People in the trade will have you believe that coffee cupping is a science, an exact art requiring a lot of expertise. To some extent this can be true, but this should not put off the enthusiast from enjoying it too. It can be very simple (and enjoyable) and there are no right or wrong answers. Your palate may pick up hints of a taste that the most season cupper would not, as each person can find different things in the cup.
Sevenoaks held an event for the media that evolves coffee cupping. Junipas (One of Sevenoak Trading customers) requested a cupping event, to introduce the coffee world to the media.
Media was thought the process of coffee, the roasting process, palate development and finally how to cup coffee.
So what are where they looking for?
Fragrance of dry grounds
Does it smell fresh? Does it smell stale? Over roasted? Under roasted? This is a great place to find out.
Fragrance of wet grounds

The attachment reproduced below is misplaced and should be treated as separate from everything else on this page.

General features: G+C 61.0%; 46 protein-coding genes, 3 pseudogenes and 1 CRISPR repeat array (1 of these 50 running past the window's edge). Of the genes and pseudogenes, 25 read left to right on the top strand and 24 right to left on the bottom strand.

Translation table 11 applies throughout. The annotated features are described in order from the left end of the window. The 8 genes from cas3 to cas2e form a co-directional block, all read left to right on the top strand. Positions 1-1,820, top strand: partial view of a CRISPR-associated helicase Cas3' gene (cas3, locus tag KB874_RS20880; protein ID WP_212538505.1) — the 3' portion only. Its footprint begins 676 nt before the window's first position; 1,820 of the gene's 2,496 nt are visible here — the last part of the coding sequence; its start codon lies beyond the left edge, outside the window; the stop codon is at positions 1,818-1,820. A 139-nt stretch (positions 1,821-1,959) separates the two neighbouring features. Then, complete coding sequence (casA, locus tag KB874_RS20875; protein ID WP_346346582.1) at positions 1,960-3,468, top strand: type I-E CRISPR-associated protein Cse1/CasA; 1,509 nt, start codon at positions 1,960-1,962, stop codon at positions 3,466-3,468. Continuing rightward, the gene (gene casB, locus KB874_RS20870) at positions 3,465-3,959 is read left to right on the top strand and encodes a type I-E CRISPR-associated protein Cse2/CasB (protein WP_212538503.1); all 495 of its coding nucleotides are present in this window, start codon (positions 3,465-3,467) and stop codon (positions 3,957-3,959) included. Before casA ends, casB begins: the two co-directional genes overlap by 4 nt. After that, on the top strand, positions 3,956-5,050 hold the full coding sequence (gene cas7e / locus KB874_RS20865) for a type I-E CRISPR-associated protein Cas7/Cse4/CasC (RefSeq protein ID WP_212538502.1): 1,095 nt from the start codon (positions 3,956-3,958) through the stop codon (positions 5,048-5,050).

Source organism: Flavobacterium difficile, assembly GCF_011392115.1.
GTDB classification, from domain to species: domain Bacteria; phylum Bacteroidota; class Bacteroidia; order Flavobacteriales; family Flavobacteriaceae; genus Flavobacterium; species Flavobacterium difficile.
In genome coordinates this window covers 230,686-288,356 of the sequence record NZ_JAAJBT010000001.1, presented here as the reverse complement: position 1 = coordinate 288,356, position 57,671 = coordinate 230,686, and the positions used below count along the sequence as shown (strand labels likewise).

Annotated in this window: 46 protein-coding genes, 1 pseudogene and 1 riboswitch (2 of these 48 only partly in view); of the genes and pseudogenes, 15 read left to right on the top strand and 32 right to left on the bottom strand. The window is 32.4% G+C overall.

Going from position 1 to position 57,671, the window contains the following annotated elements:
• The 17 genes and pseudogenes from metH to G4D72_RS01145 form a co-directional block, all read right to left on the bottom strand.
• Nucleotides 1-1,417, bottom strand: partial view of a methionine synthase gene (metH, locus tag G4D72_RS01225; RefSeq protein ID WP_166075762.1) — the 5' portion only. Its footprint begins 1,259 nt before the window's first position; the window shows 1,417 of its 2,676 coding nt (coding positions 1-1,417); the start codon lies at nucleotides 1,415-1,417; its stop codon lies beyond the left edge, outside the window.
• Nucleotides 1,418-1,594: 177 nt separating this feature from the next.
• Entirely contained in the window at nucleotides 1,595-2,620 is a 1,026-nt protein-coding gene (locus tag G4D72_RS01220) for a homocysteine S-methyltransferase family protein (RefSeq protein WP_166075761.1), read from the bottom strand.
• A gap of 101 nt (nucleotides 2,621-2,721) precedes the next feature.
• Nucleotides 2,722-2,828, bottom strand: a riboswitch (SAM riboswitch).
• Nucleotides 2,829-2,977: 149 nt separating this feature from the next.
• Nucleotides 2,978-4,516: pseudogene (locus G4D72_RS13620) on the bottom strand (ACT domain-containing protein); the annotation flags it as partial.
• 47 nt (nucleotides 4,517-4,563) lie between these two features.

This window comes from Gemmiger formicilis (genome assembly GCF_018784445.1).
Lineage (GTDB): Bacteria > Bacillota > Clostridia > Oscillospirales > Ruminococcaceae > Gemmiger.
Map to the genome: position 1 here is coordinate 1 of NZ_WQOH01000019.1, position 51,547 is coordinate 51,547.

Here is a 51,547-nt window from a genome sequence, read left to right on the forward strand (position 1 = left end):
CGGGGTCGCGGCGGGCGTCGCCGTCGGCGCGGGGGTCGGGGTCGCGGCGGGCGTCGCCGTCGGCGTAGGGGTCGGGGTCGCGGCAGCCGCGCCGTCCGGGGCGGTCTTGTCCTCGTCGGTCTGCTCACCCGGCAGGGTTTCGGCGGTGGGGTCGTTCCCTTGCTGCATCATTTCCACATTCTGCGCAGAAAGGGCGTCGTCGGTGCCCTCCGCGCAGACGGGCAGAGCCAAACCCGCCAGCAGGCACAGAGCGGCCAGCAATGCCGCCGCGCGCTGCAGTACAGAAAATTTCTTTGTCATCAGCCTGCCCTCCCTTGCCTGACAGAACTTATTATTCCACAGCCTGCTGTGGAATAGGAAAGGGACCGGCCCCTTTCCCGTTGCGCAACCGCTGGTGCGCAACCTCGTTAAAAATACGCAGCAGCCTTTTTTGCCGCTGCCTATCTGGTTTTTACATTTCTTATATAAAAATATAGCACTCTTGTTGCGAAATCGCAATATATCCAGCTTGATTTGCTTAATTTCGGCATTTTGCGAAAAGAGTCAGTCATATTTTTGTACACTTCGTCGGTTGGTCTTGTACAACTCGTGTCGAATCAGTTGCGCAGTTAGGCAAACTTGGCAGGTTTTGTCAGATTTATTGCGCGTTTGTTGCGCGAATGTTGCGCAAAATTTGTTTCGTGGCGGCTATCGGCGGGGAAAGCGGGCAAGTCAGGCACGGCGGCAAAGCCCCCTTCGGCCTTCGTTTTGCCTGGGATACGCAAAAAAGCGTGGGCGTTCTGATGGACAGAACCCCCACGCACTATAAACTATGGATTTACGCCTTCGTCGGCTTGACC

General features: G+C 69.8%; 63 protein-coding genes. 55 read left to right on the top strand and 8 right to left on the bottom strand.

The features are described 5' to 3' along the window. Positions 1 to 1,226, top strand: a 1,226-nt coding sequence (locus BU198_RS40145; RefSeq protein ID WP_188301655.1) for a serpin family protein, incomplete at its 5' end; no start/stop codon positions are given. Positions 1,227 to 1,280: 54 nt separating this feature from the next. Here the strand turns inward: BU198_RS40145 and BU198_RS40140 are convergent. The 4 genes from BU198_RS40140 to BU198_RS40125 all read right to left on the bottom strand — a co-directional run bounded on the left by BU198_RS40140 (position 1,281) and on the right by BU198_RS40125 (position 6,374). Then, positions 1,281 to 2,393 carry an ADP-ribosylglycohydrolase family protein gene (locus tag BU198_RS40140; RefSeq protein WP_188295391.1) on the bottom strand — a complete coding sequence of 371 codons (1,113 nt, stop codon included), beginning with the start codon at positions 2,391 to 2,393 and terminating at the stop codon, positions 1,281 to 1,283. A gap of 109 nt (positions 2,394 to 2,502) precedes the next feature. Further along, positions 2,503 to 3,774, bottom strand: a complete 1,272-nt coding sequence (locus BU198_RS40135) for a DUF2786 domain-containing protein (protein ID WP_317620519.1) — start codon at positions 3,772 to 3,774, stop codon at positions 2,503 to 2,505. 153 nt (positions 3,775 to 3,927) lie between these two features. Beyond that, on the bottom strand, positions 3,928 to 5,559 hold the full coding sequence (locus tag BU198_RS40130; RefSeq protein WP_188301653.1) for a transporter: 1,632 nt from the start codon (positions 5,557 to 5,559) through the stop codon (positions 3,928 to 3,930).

Aroma: what's there? The water mixing with the coffee and oxygen will produce a more intense smell than with the dry grounds.
Acidity / Liveliness
Acidity in coffee can be a welcome attribute, or it can be a most unwelcome one. In one form it can give liveliness and freshness to the flavour. In another form it can appear as sourness. Coffee without acidity is lifeless. Coffee with too much or the wrong sort of acidity can be unpleasant, even sour.
Body is a description of the fullness and richness of the feel of the coffee in your mouth.
Flavour / Depth
What's there? This is the fun part. Is there chocolate? Fruit? Spicy?
What does the coffee leave in your mouth when you have finished? Aftertaste is a very important part of the cup.
Giving the media in Johannesburg, more exposure about coffee and the processes, before the cappuccino and espresso, opened new doors in their sense of appreciation for coffee, but also uplift the coffee culture in South Africa